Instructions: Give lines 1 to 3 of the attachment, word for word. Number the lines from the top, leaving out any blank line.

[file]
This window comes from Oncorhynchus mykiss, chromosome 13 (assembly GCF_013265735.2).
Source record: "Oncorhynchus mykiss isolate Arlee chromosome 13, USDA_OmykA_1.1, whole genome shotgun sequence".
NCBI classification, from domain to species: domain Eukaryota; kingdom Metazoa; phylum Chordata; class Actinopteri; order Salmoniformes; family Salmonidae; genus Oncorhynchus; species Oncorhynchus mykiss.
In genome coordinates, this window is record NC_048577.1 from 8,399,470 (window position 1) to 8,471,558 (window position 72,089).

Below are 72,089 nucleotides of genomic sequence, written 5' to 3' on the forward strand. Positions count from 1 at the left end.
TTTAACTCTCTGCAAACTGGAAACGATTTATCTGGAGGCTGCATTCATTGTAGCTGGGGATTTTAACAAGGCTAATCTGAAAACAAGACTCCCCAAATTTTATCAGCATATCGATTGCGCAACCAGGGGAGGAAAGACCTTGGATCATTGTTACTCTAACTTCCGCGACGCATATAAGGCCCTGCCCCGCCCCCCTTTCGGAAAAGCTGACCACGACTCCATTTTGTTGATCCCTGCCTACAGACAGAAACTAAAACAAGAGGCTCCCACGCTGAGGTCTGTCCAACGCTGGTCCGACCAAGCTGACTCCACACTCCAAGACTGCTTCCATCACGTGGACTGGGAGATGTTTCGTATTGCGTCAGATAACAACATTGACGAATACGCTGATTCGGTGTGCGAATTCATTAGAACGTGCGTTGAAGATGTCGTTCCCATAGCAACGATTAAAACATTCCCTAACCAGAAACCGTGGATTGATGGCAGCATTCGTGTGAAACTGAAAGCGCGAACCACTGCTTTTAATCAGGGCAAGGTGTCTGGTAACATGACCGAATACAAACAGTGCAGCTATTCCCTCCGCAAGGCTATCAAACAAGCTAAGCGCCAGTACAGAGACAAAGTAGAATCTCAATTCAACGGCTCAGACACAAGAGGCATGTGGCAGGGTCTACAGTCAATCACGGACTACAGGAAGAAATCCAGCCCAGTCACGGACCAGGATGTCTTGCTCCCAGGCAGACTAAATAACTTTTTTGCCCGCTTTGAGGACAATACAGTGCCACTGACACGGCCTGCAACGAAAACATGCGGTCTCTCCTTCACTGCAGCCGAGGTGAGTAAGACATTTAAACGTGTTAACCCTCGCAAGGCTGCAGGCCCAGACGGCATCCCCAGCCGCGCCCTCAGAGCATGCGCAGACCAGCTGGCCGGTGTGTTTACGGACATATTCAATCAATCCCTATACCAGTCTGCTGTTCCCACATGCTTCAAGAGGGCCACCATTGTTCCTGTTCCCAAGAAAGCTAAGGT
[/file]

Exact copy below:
This window comes from Oncorhynchus mykiss, chromosome 13 (assembly GCF_013265735.2).
Source record: "Oncorhynchus mykiss isolate Arlee chromosome 13, USDA_OmykA_1.1, whole genome shotgun sequence".
NCBI classification, from domain to species: domain Eukaryota; kingdom Metazoa; phylum Chordata; class Actinopteri; order Salmoniformes; family Salmonidae; genus Oncorhynchus; species Oncorhynchus mykiss.